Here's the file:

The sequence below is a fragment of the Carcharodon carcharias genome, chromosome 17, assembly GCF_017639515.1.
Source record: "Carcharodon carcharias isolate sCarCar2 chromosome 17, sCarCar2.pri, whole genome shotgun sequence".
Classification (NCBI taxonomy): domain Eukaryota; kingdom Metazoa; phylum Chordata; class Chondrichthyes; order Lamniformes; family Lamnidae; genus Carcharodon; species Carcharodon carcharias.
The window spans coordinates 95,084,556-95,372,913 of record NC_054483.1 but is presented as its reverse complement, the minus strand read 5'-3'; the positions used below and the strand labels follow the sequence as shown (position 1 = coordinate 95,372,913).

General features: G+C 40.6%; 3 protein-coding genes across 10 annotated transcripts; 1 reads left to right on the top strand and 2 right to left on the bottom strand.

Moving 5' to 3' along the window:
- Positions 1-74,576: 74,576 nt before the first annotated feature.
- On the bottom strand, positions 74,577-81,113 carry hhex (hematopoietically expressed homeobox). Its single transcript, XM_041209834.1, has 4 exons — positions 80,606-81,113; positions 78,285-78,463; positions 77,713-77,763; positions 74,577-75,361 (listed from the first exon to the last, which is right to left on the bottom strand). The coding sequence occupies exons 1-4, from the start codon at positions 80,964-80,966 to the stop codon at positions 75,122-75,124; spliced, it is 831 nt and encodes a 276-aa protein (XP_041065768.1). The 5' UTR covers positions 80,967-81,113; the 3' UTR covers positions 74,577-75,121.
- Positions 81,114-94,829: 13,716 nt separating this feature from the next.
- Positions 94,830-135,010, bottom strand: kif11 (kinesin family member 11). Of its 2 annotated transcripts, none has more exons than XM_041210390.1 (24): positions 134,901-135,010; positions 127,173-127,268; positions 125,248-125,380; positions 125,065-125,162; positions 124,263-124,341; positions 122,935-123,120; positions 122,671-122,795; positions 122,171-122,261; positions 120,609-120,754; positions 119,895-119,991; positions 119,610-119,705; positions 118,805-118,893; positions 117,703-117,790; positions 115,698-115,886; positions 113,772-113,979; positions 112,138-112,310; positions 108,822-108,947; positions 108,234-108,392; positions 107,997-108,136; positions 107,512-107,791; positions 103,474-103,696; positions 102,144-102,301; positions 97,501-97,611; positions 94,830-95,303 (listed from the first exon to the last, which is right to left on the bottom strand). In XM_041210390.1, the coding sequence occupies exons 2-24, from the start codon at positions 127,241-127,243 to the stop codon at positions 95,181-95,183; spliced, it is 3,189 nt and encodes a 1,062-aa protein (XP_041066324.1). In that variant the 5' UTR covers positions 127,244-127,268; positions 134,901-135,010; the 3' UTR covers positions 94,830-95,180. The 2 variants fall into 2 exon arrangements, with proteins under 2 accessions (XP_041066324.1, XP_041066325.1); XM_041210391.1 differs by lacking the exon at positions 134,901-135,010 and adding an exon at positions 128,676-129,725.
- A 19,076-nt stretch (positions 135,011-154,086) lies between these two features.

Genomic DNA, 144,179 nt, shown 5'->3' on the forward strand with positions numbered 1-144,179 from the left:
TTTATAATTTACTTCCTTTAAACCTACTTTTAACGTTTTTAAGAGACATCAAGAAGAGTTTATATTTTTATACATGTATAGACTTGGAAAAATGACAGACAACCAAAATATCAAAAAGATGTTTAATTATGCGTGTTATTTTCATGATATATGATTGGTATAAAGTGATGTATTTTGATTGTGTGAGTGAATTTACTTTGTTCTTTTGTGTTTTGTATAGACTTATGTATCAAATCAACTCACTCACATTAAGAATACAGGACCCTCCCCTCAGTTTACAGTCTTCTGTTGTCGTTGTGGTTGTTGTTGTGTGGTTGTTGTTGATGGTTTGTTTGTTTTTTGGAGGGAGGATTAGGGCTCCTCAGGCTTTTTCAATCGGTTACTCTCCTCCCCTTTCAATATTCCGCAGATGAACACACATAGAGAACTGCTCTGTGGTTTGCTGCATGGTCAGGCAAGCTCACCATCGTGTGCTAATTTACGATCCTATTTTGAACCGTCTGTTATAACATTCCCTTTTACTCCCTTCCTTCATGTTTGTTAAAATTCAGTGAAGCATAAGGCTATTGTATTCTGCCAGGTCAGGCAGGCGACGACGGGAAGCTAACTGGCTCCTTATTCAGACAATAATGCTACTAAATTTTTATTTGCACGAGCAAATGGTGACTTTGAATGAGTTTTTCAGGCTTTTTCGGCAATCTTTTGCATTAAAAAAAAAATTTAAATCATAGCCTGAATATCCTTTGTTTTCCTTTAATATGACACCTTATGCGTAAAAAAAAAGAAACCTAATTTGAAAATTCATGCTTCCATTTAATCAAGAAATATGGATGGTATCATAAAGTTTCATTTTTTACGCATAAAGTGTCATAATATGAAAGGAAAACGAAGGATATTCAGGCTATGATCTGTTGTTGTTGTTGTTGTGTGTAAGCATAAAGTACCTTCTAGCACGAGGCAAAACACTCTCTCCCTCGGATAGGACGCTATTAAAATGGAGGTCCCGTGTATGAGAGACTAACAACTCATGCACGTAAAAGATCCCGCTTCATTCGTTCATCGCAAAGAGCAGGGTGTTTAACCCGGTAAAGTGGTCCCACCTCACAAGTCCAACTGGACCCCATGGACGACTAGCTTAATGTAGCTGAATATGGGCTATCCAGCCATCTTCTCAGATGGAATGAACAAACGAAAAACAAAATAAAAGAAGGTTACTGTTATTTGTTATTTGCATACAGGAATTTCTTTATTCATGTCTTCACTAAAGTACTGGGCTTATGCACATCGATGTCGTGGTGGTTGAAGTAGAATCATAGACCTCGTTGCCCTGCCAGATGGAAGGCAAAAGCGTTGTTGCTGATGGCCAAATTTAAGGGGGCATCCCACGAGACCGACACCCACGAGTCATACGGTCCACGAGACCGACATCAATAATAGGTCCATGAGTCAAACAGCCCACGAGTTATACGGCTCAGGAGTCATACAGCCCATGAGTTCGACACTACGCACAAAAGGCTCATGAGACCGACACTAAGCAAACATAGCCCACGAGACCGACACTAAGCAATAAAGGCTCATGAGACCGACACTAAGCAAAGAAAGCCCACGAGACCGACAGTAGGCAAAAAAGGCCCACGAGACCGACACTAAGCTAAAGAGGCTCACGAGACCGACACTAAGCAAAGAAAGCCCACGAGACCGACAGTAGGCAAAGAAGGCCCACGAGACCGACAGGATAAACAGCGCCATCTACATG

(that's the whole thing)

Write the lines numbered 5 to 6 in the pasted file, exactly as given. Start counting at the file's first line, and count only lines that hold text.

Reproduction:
General features: G+C 40.6%; 3 protein-coding genes across 10 annotated transcripts; 1 reads left to right on the top strand and 2 right to left on the bottom strand.

Moving 5' to 3' along the window: